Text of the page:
Fall prevention is a special concern for the older population. In addition to fragile bones, older people gradually lose much of the muscle and body fat that has cushioned and protected their bones. Loss of padding in the hip area may make the hip bones more vulnerable in the person falls. The good news is that falls can be prevented with attention to safety outdoors and in the home.
Safety Tips to Avoid a Fall
- Use an assistive device if necessary, such as a cane or walker, for added stability. Use crampons on shoes or boots when icy.
- Remove all throw rugs and make sure carpets are tacked down.
- Keep all rooms free from clutter, especially on the floors, including keeping electrical cords out of the way.
- Wear supportive, low-heeled shoes even at home. Avoid walking around in socks, stockings, or scuffs.
- Be especially careful around pets. Your “best friend” can inadvertently cause a fall, both in the home or when outside.
- Be sure stairwell are well-lit and that stairs have handrails on both sides. Consider placing flourescent tape or bright paint on the edges of steps, especially the top and bottom.
- Install grab bars for the tub, shower, and toilets.
- Use ample lighting and put a nightlight in your bedroom, bathroom, and hallway.
- Keep a flashlight handy in case of a power outage.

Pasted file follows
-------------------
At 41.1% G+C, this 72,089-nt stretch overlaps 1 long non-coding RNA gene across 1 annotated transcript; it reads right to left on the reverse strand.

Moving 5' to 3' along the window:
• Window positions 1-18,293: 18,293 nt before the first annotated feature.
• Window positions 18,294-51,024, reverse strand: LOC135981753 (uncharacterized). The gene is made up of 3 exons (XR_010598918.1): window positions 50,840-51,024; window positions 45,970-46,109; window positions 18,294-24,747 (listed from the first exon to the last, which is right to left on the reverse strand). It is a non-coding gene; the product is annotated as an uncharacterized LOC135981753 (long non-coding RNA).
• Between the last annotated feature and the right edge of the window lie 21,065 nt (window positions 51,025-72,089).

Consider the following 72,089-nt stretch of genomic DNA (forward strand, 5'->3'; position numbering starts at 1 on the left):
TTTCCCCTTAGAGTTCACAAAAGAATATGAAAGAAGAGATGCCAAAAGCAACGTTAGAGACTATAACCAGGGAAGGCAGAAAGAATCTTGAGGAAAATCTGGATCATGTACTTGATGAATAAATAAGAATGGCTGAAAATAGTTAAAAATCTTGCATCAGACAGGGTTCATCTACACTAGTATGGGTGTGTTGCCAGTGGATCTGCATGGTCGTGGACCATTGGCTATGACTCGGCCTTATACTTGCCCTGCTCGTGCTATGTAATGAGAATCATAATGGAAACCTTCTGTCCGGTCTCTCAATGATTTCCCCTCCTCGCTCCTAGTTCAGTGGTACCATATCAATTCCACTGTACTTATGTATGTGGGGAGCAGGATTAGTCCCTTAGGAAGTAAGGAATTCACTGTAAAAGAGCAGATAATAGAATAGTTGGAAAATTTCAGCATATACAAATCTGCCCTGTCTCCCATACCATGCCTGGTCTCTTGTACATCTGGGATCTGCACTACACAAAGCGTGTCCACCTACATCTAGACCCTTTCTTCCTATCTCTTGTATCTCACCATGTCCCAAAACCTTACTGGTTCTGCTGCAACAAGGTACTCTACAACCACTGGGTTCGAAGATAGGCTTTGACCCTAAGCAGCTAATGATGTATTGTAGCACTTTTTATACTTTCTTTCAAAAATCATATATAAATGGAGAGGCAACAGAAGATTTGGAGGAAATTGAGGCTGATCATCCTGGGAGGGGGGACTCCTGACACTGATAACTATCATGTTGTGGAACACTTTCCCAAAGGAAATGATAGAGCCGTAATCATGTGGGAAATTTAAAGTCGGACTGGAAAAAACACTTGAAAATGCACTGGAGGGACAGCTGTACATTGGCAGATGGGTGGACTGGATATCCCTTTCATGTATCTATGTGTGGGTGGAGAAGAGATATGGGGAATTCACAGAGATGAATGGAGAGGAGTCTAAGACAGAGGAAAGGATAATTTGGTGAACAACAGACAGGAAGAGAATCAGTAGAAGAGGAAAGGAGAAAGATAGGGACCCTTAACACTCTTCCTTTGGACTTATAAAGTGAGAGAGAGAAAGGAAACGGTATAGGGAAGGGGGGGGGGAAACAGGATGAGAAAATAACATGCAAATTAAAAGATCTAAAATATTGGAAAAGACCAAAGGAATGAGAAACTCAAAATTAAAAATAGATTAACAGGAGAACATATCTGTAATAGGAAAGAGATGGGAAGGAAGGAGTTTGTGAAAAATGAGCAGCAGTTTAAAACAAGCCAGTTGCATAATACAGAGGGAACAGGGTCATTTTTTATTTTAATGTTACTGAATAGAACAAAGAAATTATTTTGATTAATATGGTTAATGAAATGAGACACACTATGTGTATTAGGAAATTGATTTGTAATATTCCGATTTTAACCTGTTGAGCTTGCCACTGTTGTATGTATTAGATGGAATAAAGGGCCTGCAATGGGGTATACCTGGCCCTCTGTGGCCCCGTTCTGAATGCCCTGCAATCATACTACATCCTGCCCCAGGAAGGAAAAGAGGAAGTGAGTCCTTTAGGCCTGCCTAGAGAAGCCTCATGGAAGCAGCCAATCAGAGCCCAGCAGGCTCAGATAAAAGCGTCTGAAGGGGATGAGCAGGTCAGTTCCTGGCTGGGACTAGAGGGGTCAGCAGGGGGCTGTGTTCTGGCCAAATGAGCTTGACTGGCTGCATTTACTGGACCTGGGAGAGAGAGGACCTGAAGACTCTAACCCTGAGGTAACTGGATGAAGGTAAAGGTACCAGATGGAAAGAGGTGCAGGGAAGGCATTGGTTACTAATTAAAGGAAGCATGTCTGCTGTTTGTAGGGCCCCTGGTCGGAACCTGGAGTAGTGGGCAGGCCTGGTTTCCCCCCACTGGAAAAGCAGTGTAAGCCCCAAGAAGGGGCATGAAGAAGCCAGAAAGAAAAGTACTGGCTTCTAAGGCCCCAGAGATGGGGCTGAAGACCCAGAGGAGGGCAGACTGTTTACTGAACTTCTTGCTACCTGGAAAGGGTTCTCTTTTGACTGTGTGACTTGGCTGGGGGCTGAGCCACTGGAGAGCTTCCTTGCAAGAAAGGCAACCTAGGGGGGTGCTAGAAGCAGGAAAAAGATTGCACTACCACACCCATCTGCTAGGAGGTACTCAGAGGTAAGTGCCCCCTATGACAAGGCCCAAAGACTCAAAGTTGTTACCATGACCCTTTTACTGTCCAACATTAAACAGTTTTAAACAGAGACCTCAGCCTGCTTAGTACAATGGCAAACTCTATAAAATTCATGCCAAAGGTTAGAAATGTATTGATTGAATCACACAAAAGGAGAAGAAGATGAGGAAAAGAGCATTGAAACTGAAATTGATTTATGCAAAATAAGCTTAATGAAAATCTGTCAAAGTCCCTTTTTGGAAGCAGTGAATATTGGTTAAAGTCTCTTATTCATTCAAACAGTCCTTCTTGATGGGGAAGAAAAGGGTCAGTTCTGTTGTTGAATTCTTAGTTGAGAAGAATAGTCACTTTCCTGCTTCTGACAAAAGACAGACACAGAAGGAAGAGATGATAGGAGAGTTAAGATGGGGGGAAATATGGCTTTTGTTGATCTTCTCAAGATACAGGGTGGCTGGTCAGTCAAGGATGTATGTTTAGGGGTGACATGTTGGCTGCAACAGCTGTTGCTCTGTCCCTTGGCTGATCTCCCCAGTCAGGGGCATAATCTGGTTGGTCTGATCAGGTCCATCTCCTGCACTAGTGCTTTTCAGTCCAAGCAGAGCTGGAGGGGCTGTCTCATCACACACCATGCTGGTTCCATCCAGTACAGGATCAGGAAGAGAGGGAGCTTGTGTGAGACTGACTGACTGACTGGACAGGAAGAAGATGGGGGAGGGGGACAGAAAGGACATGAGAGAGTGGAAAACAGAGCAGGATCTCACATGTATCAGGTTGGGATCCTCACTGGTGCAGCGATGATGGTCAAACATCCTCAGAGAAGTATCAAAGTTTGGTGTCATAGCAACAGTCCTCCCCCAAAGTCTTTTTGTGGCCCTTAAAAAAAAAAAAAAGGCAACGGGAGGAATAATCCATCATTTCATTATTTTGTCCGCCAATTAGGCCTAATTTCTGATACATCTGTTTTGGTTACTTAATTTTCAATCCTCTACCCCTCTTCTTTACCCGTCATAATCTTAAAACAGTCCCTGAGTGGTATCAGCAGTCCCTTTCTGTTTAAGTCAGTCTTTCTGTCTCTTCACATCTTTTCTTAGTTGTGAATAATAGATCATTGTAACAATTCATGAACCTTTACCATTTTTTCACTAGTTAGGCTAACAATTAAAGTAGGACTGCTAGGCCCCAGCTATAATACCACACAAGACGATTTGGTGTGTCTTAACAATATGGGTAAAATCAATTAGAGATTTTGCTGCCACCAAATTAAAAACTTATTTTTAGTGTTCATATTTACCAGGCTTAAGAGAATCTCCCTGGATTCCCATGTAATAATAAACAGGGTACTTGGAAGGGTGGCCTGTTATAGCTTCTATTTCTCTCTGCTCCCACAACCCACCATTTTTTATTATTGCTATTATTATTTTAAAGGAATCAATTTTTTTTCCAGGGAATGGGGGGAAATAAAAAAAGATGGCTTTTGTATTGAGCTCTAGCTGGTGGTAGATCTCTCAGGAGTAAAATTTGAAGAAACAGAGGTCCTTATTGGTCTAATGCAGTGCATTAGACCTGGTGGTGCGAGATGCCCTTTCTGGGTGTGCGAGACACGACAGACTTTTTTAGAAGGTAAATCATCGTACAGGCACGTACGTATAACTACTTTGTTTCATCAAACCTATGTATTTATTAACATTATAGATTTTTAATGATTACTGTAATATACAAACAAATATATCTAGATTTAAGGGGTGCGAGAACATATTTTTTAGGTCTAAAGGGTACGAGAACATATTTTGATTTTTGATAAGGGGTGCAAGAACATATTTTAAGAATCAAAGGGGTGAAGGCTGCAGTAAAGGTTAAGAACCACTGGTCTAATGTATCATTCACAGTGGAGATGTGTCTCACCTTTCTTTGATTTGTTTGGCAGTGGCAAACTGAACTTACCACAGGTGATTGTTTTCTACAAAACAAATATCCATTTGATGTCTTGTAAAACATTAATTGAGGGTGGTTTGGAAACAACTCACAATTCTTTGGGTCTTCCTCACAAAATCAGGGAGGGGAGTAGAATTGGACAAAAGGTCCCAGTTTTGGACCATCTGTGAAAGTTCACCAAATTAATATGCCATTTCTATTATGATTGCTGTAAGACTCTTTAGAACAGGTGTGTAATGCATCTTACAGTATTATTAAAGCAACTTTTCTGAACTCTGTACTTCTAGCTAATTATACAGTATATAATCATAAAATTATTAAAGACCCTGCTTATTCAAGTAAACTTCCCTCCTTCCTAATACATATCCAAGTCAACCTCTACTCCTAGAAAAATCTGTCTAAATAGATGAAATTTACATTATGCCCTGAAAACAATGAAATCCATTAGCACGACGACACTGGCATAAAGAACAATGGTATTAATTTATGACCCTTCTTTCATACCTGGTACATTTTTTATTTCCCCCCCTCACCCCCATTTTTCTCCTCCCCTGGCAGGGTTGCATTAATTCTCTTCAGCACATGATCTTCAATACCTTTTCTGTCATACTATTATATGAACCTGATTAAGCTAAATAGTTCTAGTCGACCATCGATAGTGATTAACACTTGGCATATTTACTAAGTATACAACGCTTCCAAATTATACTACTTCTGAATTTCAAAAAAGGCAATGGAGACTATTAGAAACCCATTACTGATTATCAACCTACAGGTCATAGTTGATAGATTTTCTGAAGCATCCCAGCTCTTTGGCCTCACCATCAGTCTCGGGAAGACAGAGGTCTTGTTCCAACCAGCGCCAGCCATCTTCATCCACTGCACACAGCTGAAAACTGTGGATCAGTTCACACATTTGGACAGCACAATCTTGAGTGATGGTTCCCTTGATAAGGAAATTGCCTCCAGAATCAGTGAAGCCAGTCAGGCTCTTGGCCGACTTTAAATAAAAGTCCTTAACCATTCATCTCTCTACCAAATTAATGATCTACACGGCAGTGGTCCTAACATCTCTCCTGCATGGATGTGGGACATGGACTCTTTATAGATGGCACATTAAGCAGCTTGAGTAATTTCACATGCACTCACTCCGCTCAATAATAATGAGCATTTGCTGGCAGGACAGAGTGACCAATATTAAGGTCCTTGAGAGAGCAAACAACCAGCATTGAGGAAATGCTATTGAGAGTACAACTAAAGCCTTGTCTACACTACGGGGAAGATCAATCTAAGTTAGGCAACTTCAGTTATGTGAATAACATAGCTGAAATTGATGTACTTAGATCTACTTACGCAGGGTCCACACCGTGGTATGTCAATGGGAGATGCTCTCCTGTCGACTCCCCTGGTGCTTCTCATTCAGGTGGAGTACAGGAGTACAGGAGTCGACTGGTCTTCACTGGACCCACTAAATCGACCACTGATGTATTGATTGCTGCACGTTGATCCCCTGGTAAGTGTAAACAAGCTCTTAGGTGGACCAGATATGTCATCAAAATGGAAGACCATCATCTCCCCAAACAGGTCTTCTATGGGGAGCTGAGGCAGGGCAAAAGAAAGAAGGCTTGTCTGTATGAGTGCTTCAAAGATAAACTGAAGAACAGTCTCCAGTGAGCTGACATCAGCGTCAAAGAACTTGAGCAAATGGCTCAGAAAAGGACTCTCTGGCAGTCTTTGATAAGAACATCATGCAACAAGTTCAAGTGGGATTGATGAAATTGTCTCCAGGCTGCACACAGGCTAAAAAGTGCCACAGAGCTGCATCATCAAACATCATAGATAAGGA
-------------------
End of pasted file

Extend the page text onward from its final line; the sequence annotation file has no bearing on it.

- Use a rubber mat in the shower or tub.
- If you must use a stepstool, use a sturdy one with a handrail and wide steps for hard to reach areas. Alternatively, reorganize work area and storage to minimize the need for excessive reaching.
- Avoid situations where you are vulnerable to falling. Let someone else climb the ladder.
- Consider purchasing a portable phone, cell or trac phone that you can take with you. It provides security because not only can you answer the phone without rushing for it, but you can also call for help should an accident occur.
- Keep in daily contact with family or friends.
- Monitor your medication. Drug interactions can cause dizziness, loss of balance, and sedation.
If concerned, consult your physician who may refer you to a physical therapist who can help to improve your flexibility, strength, and balance. Choose Allied Services for all your rehabilitation needs.